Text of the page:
i like the idea of poets merging with other arts. as much as i adore the “club” feeling that i’m starting to get off our little web of poetry-blogs (billy is the metaphorical bouncer, is he not?), i have always liked being the poet among the group of culturally and academically diverse individuals. this is what i was at university. dina painted, jonah played music, i wrote poetry, bunny was our scientist, rachel our politician, hortensja our model, audrey our ballerina, reid our cartoonist, keith our extravagant modern-anthropologist… we crossed all the lines. sure, there was more than one of most of these in the extended network, but generally, we had everything except a math major in our group (bunny was in the minor, so i guess she’s sort of the science/math brains all over).

and thinking back, i did talk about poetry with them, with dina at least. i did read them some of my poems, i even wrote poems for each of them. i was acting out as a poet, drawing my audience in. i think that poetry needs to go back to that format on a national, if not global, level. i’d very much like to consider that doing things like the word verification contest, draws in the non-poet. my two best friends from high school and my sister all wrote poems for that contest. people that don’t write poetry. lauren wrote a bit in middle school, but that was a therapy exercise, not a literary endeavor.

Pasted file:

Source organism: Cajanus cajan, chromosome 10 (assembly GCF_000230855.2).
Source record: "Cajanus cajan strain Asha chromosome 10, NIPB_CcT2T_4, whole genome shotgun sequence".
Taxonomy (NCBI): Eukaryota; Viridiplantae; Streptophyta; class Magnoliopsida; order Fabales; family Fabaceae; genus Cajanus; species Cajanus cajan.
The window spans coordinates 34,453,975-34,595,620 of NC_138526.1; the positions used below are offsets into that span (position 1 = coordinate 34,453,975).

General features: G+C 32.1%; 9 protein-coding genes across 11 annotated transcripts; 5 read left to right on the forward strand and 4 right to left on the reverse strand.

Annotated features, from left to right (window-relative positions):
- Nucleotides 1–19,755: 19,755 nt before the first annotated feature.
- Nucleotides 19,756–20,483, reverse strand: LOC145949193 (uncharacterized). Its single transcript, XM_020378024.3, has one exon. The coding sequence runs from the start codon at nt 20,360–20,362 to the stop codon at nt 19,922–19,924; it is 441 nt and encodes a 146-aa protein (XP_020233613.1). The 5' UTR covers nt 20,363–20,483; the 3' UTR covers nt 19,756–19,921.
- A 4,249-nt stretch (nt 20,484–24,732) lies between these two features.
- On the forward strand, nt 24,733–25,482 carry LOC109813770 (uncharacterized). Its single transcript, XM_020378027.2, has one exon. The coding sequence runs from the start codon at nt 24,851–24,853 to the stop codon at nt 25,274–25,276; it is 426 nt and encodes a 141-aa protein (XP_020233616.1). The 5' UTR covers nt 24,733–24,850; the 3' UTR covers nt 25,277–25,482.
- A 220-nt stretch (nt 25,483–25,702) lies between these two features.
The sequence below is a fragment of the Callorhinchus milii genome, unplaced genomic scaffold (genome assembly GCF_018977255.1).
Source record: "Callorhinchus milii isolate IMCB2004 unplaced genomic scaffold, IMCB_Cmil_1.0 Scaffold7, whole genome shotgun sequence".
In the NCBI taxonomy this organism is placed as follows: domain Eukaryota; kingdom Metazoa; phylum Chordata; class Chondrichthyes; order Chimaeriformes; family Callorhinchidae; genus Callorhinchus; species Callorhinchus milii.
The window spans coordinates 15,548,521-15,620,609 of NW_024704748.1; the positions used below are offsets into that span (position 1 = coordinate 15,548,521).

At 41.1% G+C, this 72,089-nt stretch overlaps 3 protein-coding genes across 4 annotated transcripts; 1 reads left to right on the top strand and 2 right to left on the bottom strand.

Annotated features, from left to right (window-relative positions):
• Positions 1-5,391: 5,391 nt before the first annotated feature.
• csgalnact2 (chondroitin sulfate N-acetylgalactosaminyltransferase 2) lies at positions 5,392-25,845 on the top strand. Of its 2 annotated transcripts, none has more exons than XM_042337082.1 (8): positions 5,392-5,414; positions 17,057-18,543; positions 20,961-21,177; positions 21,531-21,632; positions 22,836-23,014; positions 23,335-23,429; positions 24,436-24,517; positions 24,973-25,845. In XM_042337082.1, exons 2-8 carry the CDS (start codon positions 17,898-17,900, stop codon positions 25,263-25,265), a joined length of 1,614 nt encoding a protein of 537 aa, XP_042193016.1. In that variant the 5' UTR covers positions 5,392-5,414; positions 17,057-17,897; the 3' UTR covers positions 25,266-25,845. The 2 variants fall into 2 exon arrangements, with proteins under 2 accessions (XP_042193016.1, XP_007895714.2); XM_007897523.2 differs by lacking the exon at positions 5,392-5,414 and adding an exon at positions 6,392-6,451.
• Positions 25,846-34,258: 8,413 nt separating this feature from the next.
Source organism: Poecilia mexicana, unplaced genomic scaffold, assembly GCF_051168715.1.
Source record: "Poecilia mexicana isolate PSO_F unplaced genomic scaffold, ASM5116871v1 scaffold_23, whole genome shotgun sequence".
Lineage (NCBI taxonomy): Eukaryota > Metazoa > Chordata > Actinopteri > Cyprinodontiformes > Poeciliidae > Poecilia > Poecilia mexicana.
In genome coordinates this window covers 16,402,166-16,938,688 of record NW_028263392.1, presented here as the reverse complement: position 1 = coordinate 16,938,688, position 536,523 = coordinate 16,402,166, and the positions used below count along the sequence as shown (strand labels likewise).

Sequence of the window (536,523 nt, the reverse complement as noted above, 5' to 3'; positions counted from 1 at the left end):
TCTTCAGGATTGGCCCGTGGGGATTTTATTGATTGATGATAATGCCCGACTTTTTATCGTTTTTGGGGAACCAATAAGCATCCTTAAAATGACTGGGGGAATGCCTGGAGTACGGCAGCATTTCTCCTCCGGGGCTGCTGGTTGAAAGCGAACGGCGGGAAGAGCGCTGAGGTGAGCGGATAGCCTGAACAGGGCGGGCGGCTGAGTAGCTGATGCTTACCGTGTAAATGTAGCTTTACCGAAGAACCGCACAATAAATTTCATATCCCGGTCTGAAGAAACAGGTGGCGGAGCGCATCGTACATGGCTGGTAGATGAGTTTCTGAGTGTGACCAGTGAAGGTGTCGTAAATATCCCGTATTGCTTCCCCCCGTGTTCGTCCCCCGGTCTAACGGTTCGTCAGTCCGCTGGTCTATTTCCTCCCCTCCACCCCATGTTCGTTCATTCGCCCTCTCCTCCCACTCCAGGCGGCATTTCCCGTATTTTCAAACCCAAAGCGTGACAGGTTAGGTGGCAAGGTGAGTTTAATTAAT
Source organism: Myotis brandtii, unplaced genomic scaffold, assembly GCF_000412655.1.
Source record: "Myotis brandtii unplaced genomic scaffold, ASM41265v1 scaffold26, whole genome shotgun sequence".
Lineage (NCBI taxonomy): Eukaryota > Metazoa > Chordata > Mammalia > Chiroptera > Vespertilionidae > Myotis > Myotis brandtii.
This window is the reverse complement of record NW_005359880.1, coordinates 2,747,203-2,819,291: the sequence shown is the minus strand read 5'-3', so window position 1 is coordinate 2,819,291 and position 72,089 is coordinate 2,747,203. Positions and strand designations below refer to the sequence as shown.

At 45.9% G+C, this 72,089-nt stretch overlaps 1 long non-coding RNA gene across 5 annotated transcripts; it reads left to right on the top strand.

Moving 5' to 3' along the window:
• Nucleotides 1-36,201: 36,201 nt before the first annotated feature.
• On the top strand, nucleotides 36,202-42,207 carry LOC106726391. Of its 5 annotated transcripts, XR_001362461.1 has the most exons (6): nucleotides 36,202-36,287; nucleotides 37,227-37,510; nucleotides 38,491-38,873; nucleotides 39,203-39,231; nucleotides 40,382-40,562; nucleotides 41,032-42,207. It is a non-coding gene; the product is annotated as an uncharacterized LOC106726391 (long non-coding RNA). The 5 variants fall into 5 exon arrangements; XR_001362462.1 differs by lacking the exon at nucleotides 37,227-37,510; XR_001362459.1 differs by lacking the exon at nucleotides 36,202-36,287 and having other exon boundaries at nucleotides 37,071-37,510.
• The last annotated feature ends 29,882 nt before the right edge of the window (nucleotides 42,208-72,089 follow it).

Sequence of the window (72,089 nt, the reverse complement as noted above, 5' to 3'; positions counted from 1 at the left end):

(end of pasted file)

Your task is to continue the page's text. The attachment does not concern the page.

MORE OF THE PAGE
forums like poets101.com are fantastic for poets, but does it exclude and intimidate the non-poet? i imagine it would. perhaps i ought to check out the web designer’s other sites. i get the impression they are bit broader in topic. even as a poet, i enjoy those blogs that include drawings or photographs to accompany or at least break up the monotony of poem after poem. then on the other hand, i find the purity of a poetry-only blog rather comforting. the pure, clean… just poetry; those that let the poems paint the pictures. i don’t think blogging is the forum for which poetry will blossom back into the popular culture. i think it needs to happen on a real-life plane. i think that niches like billy’s lists are part of what dana sees as the problem. are poets too cosy with one another?